Apply today's chemicals to a sorghum crop for grass control and the sorghum will be killed off also. But a solution could be only a few years away if Texas AgriLife Research plots are any indication.
Dr. Brent Bean, AgriLife Research and Texas AgriLife Extension Service agronomist, has test plots that demonstrate sorghum hybrids tolerant to herbicides typically associated with grass control.
The control is needed not only for annual grass control but also for Johnsongrass, Bean said. Because Johnsongrass is closely related to grain sorghum, herbicides typically used in crops such as cotton and corn cannot be used in sorghum.
A solution might be found with two sorghum hybrids originating from germplasm developed in the Kansas State University sorghum breeding program about five or six years ago. The germplasm development was funded by the National Grain Sorghum Producers Board and the United Sorghum Checkoff Program.
The germplasm is now being developed into commercial hybrids by Pioneer Seed Co. and other seed companies, Bean said. Products labeled for use in these herbicide-tolerant hybrids will come from DuPont.
"There's a group of herbicides called ACCase herbicides," he told a group of producers at a recent field day. "You are familiar with those in herbicides like Fusilade, Poast, Select, Assure II and Fusion. They've been around a number of years and are used primarily for grass control in soybeans and cotton.
"You are also familiar with ALS herbicides typically used in corn, such as Resolve, Accent and Basis," Bean said. "The tolerant hybrids being developed will eventually be tolerant to both classes of herbicides."
What will be labeled for the ACCase-tolerant sorghum is Assure II, he said. There are actually two classes in the ACCase herbicide family, so not all of them will work. Bean has a plot of ACCase-tolerant sorghum that he sprayed with Select and it killed the sorghum.
"One will kill the sorghum, so Assure2 is what you want to use. With the other group of sorghums, they are going to be SU-tolerant for those herbicides.
Jack Lyons of Amarillo, with DuPont, said what the company is looking to do is "supply some post-emerge grass control in sorghum -- something that has been missing for a long time, especially for dryland farmers."
The seed companies are dealing with two traits which are being brought forward in the development phase individually. The ALS trait is going to be called Inzenz and the Assure II trait will be called InzenzAII, and eventually they will be stacked together.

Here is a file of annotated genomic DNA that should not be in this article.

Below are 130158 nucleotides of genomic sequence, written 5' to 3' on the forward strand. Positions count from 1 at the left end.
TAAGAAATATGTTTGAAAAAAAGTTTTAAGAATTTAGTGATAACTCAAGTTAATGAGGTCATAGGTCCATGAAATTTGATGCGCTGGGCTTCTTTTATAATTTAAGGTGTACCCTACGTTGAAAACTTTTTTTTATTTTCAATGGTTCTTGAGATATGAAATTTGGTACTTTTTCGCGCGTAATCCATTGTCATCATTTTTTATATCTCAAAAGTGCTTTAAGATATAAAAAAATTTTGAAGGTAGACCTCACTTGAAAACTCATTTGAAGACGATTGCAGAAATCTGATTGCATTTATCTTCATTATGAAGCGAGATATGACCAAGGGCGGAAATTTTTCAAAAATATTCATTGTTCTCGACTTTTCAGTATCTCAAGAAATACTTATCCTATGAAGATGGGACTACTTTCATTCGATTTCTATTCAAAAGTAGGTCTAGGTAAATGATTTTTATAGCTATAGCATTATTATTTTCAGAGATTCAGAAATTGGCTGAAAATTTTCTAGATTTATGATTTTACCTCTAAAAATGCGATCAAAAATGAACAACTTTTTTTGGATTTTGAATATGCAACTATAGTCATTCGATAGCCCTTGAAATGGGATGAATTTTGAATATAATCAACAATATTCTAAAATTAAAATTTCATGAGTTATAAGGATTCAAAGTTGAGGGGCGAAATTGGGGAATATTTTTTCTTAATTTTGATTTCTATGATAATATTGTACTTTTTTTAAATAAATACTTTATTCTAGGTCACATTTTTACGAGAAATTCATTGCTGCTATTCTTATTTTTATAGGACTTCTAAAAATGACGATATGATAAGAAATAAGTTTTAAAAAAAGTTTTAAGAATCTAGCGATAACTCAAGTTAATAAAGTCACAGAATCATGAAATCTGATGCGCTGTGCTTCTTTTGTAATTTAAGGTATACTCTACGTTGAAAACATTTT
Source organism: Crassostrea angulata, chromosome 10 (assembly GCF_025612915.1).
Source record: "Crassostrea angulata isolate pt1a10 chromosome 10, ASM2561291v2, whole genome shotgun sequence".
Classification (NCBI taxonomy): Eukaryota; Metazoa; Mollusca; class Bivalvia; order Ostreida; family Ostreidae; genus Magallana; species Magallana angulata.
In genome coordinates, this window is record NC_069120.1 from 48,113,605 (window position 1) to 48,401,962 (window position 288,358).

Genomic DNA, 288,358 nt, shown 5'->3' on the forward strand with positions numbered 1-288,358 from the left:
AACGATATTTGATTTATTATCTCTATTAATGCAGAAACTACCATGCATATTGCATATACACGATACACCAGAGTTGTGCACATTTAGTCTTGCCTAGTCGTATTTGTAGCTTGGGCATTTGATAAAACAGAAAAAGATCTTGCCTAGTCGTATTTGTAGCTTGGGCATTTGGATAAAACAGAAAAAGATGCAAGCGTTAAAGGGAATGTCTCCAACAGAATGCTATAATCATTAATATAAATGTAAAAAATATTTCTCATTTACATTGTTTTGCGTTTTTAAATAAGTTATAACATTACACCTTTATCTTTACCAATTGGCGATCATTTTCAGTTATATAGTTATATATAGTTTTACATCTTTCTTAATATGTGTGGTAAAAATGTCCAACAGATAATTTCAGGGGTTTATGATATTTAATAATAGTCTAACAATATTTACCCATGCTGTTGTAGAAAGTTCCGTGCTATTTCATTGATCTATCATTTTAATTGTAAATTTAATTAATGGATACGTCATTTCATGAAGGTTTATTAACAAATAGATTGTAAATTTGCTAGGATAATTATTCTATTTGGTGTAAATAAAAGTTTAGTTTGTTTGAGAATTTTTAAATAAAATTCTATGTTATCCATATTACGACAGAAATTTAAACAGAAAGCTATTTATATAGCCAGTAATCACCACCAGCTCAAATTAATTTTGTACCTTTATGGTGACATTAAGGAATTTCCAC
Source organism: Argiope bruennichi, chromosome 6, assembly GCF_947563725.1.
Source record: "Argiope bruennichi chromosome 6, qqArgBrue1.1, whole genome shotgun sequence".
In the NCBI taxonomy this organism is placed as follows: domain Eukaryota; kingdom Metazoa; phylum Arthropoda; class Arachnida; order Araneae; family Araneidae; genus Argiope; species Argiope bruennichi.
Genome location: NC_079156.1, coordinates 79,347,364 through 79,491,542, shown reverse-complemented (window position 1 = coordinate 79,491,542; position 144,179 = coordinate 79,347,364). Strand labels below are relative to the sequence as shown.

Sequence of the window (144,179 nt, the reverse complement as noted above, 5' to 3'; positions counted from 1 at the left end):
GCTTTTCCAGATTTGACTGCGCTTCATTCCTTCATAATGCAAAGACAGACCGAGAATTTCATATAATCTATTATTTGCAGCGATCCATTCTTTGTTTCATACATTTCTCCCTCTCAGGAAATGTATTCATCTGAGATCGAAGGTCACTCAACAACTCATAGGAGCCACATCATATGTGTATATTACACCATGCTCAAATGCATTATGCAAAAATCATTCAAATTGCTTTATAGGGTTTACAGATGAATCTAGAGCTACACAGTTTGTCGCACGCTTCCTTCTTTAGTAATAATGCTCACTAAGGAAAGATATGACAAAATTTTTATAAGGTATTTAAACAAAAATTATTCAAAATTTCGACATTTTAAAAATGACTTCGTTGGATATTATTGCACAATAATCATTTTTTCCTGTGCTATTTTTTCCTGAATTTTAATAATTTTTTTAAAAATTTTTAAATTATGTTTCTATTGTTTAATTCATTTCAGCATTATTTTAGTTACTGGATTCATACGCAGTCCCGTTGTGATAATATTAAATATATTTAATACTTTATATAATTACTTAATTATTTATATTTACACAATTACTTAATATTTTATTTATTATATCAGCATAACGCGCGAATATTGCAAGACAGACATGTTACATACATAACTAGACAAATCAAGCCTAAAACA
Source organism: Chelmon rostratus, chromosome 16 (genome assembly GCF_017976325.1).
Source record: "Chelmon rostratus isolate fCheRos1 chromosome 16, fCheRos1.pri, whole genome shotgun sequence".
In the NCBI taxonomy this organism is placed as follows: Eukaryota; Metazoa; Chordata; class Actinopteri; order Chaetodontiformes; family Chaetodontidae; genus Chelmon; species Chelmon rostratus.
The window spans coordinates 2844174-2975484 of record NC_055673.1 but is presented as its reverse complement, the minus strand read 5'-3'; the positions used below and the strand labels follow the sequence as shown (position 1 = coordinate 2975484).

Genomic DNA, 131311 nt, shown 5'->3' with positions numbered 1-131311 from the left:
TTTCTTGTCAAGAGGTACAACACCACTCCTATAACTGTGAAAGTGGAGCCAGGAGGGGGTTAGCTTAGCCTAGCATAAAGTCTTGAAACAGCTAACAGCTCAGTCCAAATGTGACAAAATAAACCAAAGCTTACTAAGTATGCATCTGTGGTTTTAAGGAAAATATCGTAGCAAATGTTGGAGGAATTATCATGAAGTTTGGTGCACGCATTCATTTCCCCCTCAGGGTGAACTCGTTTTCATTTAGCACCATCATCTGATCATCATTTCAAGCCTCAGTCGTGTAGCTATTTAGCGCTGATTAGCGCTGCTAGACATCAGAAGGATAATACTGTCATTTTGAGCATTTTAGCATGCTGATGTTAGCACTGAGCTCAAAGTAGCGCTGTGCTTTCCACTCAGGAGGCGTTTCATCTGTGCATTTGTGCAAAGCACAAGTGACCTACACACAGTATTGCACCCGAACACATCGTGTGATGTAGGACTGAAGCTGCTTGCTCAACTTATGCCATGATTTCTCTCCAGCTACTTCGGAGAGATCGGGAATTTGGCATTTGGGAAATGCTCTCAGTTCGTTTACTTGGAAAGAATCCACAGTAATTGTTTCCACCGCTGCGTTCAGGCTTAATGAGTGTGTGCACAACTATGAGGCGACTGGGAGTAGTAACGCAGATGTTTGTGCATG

The ALS herbicide will have three active ingredients -- nicosulfuron, familiar to producers in the product Accent; rimsulfuron (Resolve and Steadfast) and metsulfuron, commonly known as Ally, which is now primarily used in wheat, Lyons said.
How these three active ingredients will be mixed together is still being determined, Bean said. His AgriLife Research studies will help determine the final product to be marketed by DuPont.
This year, Bean has two trials out comparing the effectiveness of various combinations of these three active ingredients, along with other herbicides currently labeled for use in sorghum.
He said the results look very promising with good grass control being achieved, although it appears application timing will be important. Other trials are being planned for next year in farmer's fields.
The two classes of herbicides will provide two different modes of action to control grass, Bean said. This will help prevent weed resistance to the herbicides from developing.
The ACCase-tolerant hybrids will be tolerant to those herbicides commonly referred to as "fobs," products like Assure II; and that was done with some forethought, Lyons said.
"That will leave us with the 'dims,' products like Select, where we will have a tool to control volunteer sorghum in a crop rotation program or if we develop some resistance," he said.
The big question is when these traits might be available in seed, Bean said.
Lyons said he expected quantities sufficient for larger demonstrations in 2012 and then for commercial production in 2013.
Explore further: To maximize biofuel potential, researchers look for sorghum's 'sweet spot'